Updated Commercial Lending Rates for Apartment Loans

Fannie Mae Small Apartment Loans 5.60% over $1 Million 5.7% under $1 Million rate lock in approximately four weeks ten year term non-recourse loan up to 75% Cash Out - 80% Purchase FNMA large rates about 20 to 25 basis points lower.

Apartment Loan Rates FHA 223 F 4.75% fixed rate 35 year term non-recourse Max Loan 75% LTV for Cash Out - 85% for purchase and no Cash Out Refinance transactions processing time about five months.

Healthcare Loans using FHA 232/223(f) 4.85% fixed for 35 years.

Friday, March 26, 2010

FHA 223(f) FHA 221(d)(4) FHA 232 LEAN FHA 242

FHA Apartment and Healthcare Loan Programs


Saturday, February 20, 2010

HUDUW2010 - FHA Apartment Underwriting Changes Proposed

FHA Apartment Loan Underwriting Changes FHA 223(f) and FHA 221(d)(4)
Summary of CREF Conference 2/5/2010

February 5, 2010

Carol Galante, Deputy Assistant Secretary for Multifamily Housing, spoke to members at the CREF convention earlier this week, outlining changes HUD is proposing to strengthen the FHA multifamily programs.  While she pointed out that the HUD staff (both in Headquarters and in the field) had thought a lot about these proposals, they were open to hearing concerns and alternative ways to reach the same objectives.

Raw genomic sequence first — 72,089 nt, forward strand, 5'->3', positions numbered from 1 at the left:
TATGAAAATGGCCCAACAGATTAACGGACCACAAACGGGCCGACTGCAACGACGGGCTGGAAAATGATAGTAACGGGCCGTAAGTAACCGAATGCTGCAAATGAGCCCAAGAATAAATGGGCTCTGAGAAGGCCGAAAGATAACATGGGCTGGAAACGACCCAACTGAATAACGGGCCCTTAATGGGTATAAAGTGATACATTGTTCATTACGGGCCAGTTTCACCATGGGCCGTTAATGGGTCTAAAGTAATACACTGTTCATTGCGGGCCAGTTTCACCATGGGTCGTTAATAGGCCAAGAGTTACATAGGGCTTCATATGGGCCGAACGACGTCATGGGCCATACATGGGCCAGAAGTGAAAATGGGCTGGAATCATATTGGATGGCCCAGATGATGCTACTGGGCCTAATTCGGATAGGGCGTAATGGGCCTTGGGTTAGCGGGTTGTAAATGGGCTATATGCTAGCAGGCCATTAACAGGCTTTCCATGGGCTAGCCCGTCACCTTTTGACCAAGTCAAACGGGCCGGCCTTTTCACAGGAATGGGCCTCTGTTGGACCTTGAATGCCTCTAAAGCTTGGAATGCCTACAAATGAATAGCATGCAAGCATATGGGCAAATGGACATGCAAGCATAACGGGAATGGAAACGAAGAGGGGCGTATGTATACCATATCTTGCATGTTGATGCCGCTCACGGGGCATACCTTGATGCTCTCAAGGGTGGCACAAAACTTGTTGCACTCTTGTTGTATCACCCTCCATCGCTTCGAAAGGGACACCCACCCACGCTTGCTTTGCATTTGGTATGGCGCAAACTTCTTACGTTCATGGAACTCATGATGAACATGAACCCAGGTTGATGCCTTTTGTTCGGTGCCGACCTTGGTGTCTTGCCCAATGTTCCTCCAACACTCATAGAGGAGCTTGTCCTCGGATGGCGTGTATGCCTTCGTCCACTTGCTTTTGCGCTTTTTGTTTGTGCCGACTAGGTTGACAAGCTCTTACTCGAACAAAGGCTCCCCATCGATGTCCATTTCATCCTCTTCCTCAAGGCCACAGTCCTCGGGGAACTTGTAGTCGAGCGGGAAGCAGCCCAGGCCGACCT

As background for why the changes are needed, she pointed out that market rate Section 221(d)(4) loans are showing the greatest signs of performance deterioration with monthly default rates escalating.  She also noted that FHA has a concentration of market rate properties in the highest vacancy markets.  She informed the group that claims rates for apartments have increased from .6% in FY2007 to 1.2% in FY2009.  And they have talked to the Hub Directors who have reviewed their portfolios and expect claim/partial payment of claim rates in FY2010 of 2.4%.